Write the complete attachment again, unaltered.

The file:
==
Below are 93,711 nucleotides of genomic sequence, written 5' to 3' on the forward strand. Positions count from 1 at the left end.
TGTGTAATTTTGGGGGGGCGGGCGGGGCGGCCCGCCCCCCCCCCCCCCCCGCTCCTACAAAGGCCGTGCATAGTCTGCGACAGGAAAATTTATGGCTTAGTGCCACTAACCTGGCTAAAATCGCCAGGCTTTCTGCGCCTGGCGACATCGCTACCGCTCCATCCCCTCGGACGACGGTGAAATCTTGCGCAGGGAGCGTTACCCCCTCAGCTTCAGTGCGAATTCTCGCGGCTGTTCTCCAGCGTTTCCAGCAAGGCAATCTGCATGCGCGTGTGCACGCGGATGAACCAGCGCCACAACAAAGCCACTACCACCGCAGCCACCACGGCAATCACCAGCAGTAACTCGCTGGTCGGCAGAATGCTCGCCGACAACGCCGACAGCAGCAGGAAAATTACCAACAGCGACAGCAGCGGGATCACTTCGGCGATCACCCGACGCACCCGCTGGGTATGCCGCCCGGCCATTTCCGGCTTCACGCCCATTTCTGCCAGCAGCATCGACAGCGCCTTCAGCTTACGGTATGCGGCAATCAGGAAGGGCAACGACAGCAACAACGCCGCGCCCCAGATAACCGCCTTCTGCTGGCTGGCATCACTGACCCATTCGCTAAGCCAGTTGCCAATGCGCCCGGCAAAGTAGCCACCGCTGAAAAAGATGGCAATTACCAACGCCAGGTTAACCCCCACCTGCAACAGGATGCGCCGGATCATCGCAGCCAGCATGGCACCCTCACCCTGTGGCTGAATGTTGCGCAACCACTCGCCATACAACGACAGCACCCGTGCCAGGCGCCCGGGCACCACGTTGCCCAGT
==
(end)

Below are 93,711 nucleotides of genomic sequence, written 5' to 3' on the forward strand. Positions count from 1 at the left end.
TGTGTAATTTTGGGGGGGCGGGCGGGGCGGCCCGCCCCCCCCCCCCCCCCGCTCCTACAAAGGCCGTGCATAGTCTGCGACAGGAAAATTTATGGCTTAGTGCCACTAACCTGGCTAAAATCGCCAGGCTTTCTGCGCCTGGCGACATCGCTACCGCTCCATCCCCTCGGACGACGGTGAAATCTTGCGCAGGGAGCGTTACCCCCTCAGCTTCAGTGCGAATTCTCGCGGCTGTTCTCCAGCGTTTCCAGCAAGGCAATCTGCATGCGCGTGTGCACGCGGATGAACCAGCGCCACAACAAAGCCACTACCACCGCAGCCACCACGGCAATCACCAGCAGTAACTCGCTGGTCGGCAGAATGCTCGCCGACAACGCCGACAGCAGCAGGAAAATTACCAACAGCGACAGCAGCGGGATCACTTCGGCGATCACCCGACGCACCCGCTGGGTATGCCGCCCGGCCATTTCCGGCTTCACGCCCATTTCTGCCAGCAGCATCGACAGCGCCTTCAGCTTACGGTATGCGGCAATCAGGAAGGGCAACGACAGCAACAACGCCGCGCCCCAGATAACCGCCTTCTGCTGGCTGGCATCACTGACCCATTCGCTAAGCCAGTTGCCAATGCGCCCGGCAAAGTAGCCACCGCTGAAAAAGATGGCAATTACCAACGCCAGGTTAACCCCCACCTGCAACAGGATGCGCCGGATCATCGCAGCCAGCATGGCACCCTCACCCTGTGGCTGAATGTTGCGCAACCACTCGCCATACAACGACAGCACCCGTGCCAGGCGCCCGGGCACCACGTTGCCCAGT